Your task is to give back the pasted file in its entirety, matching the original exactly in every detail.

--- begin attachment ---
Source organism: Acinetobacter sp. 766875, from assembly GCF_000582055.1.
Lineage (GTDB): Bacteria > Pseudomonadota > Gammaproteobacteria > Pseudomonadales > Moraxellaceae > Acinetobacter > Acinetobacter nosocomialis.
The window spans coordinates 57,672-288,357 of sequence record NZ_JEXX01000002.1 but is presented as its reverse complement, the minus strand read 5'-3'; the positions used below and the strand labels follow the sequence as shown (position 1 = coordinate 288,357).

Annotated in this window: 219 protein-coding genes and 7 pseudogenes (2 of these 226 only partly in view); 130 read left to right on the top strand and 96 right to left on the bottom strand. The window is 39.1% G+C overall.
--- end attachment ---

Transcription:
Source organism: Acinetobacter sp. 766875, from assembly GCF_000582055.1.
Lineage (GTDB): Bacteria > Pseudomonadota > Gammaproteobacteria > Pseudomonadales > Moraxellaceae > Acinetobacter > Acinetobacter nosocomialis.
The window spans coordinates 57,672-288,357 of sequence record NZ_JEXX01000002.1 but is presented as its reverse complement, the minus strand read 5'-3'; the positions used below and the strand labels follow the sequence as shown (position 1 = coordinate 288,357).

Annotated in this window: 219 protein-coding genes and 7 pseudogenes (2 of these 226 only partly in view); 130 read left to right on the top strand and 96 right to left on the bottom strand. The window is 39.1% G+C overall.